1. We are opening at an airport. A distant, glamorous, otherworldly figure descends from a plane and sets foot in a new land of optimistic opportunity. As his thinking bursts into several different versions of himself, this wandering spirit – this starman – is finally ready to show up in America. Who is he? It is …
2. Oh, it’s Noel Fielding doing a weird Eddie Izzard impersonation after some misguided dye job en route to the world’s fourth most successful Kasabian cosplay convention. But for the sake of the movie, let’s say it’s David Bowie.
3. Despite his outward confidence, it is a troubled time for Bowie. None of his singles performed well, and it looks like his music career is over. That’s why he looks so distressed here. Either that or he just realized that this whole movie somehow has to work without using any actual David Bowie music.
4. Nevertheless, help is at hand. This is Marc Maron, playing the only man in America who believes in David Bowie. Together, they will set off on a road trip across an entire continent that will make or defend Bowie’s dreams.
5. But things are not going well. Here he is, playing one of his songs in front of a small and indifferent audience. The film appears to be a dramatization of Bowie’s life in the days of The Man Who Sold the World. However, keep in mind that Stardust failed to acquire the rights to any of Bowie’s actual songs, so here we can assume he’s performing an issue called The Chap Who Flogged the Earth.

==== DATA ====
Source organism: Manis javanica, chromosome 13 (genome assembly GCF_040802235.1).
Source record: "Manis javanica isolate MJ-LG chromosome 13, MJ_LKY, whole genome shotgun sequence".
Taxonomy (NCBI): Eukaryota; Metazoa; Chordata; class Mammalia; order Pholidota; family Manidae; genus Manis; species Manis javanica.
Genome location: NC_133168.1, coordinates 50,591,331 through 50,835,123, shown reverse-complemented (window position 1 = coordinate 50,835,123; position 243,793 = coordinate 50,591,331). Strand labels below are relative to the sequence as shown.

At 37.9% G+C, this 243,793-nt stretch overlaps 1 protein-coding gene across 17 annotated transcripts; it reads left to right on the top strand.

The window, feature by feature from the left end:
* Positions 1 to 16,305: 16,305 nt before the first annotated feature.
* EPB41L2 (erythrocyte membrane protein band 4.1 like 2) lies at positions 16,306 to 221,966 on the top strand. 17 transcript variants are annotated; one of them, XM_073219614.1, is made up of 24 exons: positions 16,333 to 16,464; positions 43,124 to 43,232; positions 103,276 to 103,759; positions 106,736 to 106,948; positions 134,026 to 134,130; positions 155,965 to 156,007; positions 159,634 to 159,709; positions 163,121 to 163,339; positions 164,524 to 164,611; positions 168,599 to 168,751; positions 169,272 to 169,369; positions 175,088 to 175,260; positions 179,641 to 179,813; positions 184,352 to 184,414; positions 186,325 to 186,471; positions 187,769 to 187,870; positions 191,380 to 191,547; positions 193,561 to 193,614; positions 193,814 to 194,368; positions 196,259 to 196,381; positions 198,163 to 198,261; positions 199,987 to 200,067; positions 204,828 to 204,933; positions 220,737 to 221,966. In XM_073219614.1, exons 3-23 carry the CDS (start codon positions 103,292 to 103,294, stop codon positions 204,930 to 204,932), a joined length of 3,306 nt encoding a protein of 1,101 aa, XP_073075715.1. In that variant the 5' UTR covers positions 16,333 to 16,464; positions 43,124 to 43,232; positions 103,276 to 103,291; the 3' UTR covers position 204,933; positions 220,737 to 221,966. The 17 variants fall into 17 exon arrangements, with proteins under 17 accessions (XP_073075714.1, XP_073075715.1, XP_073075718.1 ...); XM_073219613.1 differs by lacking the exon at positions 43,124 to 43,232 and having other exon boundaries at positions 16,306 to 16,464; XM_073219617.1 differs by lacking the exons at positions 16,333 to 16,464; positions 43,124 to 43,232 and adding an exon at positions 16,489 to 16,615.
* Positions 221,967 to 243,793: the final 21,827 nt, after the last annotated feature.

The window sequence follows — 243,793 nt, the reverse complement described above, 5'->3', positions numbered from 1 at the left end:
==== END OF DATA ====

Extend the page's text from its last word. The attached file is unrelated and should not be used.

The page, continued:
6. However, Bowie’s career is still not where he wants it to be. He has to make a choice. He can either continue to sell his wares as is or make a bold decision that could send him into the stratosphere or end his dreams forever. Which one will he choose? Who knows, but here’s a photo of him at a real crossroads for some reason.
7. Reader, he chose the latter. Bowie cut his hair and gained a whole new personality that he will use to take on the world. Her name? Ziggy Stardust. His name in this movie? Probably Zaggy Moonrocks or something, I don’t know.
8.In America, Bowie taps into the counterculture like never before, swapping his old hippy-dippy image for something more aligned with this band’s surly and slamming worldview, The Velveteen Overground, seen here performing their song. no copyright I ‘m Loitering for the Fellow.
9. And this inspiration leads David Bowie to fully inhabit Zaggy Moonrocks. From there, it’s a straight shot to stardom. After all, what audience could possibly resist the lure of his new legally distinct Bowie catalog songs such as Four and a Half Years, Skiffle Euthanasia or Suffragist Village? David Bowie has arrived, sort of.